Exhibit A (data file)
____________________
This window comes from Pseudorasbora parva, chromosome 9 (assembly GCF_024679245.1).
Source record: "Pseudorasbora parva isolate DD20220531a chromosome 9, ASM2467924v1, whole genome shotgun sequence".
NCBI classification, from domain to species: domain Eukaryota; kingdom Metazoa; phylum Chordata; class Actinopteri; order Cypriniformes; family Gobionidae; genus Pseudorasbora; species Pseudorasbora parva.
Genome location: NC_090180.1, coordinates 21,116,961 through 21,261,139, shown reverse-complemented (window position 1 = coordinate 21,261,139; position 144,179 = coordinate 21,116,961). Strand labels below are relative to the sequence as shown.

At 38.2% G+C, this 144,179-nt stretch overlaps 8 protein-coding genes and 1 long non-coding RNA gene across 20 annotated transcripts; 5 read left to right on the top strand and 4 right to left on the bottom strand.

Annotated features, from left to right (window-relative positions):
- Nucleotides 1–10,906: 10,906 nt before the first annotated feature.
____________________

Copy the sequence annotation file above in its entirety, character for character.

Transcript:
This window comes from Pseudorasbora parva, chromosome 9 (assembly GCF_024679245.1).
Source record: "Pseudorasbora parva isolate DD20220531a chromosome 9, ASM2467924v1, whole genome shotgun sequence".
NCBI classification, from domain to species: domain Eukaryota; kingdom Metazoa; phylum Chordata; class Actinopteri; order Cypriniformes; family Gobionidae; genus Pseudorasbora; species Pseudorasbora parva.
Genome location: NC_090180.1, coordinates 21,116,961 through 21,261,139, shown reverse-complemented (window position 1 = coordinate 21,261,139; position 144,179 = coordinate 21,116,961). Strand labels below are relative to the sequence as shown.

At 38.2% G+C, this 144,179-nt stretch overlaps 8 protein-coding genes and 1 long non-coding RNA gene across 20 annotated transcripts; 5 read left to right on the top strand and 4 right to left on the bottom strand.

Annotated features, from left to right (window-relative positions):
- Nucleotides 1–10,906: 10,906 nt before the first annotated feature.